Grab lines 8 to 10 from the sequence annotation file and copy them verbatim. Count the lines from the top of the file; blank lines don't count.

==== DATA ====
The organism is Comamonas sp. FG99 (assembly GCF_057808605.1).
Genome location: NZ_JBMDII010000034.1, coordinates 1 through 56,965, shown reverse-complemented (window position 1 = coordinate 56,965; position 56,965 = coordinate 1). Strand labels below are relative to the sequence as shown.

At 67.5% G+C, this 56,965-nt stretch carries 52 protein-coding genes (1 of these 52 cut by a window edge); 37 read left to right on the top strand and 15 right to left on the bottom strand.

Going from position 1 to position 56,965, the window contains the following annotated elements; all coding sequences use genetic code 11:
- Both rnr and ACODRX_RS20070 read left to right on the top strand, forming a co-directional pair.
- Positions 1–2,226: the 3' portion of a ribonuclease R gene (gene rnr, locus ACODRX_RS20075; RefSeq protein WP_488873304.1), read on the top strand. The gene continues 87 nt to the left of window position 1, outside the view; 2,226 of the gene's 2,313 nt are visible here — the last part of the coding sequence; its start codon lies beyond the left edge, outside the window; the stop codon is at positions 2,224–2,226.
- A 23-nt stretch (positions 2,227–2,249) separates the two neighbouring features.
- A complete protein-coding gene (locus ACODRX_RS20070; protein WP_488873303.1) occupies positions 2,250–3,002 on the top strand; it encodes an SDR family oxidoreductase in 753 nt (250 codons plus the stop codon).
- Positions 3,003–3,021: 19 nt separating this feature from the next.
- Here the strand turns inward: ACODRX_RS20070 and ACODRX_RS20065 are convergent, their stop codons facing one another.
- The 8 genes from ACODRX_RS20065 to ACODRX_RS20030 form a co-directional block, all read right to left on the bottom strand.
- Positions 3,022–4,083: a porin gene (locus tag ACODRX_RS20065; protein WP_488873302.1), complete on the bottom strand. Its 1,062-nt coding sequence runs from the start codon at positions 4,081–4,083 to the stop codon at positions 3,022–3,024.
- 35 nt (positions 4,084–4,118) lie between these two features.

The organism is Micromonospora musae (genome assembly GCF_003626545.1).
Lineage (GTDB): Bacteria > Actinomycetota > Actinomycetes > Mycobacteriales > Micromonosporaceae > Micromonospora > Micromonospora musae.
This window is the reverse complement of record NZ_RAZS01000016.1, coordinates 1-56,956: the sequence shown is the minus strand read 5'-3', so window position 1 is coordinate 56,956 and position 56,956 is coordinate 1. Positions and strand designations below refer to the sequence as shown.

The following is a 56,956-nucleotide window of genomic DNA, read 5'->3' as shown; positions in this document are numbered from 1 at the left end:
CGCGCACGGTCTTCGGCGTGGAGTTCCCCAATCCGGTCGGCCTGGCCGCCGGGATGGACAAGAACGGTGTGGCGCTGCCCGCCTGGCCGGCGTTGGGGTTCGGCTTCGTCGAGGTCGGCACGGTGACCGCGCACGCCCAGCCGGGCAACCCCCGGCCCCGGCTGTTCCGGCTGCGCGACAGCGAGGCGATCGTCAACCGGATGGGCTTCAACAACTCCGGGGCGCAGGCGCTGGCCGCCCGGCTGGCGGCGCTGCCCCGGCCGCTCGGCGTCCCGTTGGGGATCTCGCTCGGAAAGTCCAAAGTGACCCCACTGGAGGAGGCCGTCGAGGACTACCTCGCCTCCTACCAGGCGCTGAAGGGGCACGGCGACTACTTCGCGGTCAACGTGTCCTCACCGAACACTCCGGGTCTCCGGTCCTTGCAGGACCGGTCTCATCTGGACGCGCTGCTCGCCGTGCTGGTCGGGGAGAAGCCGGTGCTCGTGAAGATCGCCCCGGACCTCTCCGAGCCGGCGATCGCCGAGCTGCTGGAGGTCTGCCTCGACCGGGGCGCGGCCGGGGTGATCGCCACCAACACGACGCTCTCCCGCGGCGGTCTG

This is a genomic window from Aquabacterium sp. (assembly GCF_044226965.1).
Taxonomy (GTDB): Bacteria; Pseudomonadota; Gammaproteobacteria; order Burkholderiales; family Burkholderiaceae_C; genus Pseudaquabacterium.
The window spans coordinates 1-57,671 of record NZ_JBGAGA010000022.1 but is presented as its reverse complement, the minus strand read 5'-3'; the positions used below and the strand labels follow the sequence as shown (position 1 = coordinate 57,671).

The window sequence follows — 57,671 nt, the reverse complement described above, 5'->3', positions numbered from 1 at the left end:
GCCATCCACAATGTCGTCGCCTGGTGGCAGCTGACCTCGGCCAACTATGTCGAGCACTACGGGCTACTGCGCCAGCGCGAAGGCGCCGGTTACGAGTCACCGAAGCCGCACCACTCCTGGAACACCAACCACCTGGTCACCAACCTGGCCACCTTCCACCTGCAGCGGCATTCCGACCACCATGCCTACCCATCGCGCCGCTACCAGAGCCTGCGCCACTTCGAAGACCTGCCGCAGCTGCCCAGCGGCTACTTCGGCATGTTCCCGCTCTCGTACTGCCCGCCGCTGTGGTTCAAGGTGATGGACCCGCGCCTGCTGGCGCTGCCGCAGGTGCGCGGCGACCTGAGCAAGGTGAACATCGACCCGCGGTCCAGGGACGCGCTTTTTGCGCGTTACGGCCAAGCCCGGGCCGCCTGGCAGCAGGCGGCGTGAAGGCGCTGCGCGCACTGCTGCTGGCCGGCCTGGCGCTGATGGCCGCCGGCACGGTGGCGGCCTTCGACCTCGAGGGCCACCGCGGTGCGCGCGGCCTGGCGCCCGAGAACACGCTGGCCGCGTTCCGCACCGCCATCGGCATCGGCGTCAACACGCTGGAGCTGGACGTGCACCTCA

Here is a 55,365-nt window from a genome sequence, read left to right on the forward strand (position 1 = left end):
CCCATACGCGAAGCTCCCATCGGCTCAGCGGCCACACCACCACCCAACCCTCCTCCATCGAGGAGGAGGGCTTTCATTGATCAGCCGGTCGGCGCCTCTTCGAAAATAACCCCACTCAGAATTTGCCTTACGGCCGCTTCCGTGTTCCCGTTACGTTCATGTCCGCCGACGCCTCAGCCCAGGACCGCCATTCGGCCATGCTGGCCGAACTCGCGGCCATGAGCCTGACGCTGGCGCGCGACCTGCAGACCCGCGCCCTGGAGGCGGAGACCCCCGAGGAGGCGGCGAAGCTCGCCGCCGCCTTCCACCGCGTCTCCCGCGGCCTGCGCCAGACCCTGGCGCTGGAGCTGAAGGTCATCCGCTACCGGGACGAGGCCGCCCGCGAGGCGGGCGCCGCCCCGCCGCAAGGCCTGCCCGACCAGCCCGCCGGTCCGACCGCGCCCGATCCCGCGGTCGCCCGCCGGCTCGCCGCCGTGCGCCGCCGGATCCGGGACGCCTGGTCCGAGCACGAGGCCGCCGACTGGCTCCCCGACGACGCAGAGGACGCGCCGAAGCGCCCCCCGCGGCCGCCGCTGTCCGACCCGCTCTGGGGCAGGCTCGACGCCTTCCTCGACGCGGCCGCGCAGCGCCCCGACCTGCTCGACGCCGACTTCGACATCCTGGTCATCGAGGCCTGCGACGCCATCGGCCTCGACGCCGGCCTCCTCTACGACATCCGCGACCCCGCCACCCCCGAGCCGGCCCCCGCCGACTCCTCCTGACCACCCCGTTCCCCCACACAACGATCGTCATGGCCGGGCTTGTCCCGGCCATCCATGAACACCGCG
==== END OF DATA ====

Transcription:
- A complete protein-coding gene (locus ACODRX_RS20070; protein WP_488873303.1) occupies positions 2,250–3,002 on the top strand; it encodes an SDR family oxidoreductase in 753 nt (250 codons plus the stop codon).
- Positions 3,003–3,021: 19 nt separating this feature from the next.
- Here the strand turns inward: ACODRX_RS20070 and ACODRX_RS20065 are convergent, their stop codons facing one another.